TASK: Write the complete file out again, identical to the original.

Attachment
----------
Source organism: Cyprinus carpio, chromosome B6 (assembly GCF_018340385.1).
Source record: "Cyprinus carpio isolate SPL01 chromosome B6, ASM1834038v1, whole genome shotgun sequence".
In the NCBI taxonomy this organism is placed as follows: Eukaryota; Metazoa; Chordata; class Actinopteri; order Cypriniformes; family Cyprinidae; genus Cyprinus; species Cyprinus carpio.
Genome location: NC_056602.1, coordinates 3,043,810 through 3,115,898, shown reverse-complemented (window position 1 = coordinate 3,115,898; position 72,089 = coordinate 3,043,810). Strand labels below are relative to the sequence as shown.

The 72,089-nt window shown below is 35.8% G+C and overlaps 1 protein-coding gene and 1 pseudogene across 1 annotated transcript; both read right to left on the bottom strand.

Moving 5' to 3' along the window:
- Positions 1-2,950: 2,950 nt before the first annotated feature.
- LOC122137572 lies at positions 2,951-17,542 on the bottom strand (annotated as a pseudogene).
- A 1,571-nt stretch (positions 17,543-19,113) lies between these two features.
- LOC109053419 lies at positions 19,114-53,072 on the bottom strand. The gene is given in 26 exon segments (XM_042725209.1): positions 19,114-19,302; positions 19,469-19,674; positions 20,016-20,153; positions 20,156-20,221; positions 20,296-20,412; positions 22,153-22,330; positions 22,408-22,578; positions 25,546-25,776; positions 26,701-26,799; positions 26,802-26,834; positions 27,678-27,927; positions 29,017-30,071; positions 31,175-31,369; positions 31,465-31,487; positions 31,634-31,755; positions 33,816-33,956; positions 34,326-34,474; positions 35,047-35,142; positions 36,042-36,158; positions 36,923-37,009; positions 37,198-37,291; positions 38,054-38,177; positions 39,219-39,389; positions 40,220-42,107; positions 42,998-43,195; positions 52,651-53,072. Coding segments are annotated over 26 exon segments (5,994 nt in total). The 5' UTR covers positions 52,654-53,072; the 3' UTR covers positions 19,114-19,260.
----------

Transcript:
Source organism: Cyprinus carpio, chromosome B6 (assembly GCF_018340385.1).
Source record: "Cyprinus carpio isolate SPL01 chromosome B6, ASM1834038v1, whole genome shotgun sequence".
In the NCBI taxonomy this organism is placed as follows: Eukaryota; Metazoa; Chordata; class Actinopteri; order Cypriniformes; family Cyprinidae; genus Cyprinus; species Cyprinus carpio.
Genome location: NC_056602.1, coordinates 3,043,810 through 3,115,898, shown reverse-complemented (window position 1 = coordinate 3,115,898; position 72,089 = coordinate 3,043,810). Strand labels below are relative to the sequence as shown.

The 72,089-nt window shown below is 35.8% G+C and overlaps 1 protein-coding gene and 1 pseudogene across 1 annotated transcript; both read right to left on the bottom strand.

Moving 5' to 3' along the window:
- Positions 1-2,950: 2,950 nt before the first annotated feature.
- LOC122137572 lies at positions 2,951-17,542 on the bottom strand (annotated as a pseudogene).
- A 1,571-nt stretch (positions 17,543-19,113) lies between these two features.
- LOC109053419 lies at positions 19,114-53,072 on the bottom strand. The gene is given in 26 exon segments (XM_042725209.1): positions 19,114-19,302; positions 19,469-19,674; positions 20,016-20,153; positions 20,156-20,221; positions 20,296-20,412; positions 22,153-22,330; positions 22,408-22,578; positions 25,546-25,776; positions 26,701-26,799; positions 26,802-26,834; positions 27,678-27,927; positions 29,017-30,071; positions 31,175-31,369; positions 31,465-31,487; positions 31,634-31,755; positions 33,816-33,956; positions 34,326-34,474; positions 35,047-35,142; positions 36,042-36,158; positions 36,923-37,009; positions 37,198-37,291; positions 38,054-38,177; positions 39,219-39,389; positions 40,220-42,107; positions 42,998-43,195; positions 52,651-53,072. Coding segments are annotated over 26 exon segments (5,994 nt in total). The 5' UTR covers positions 52,654-53,072; the 3' UTR covers positions 19,114-19,260.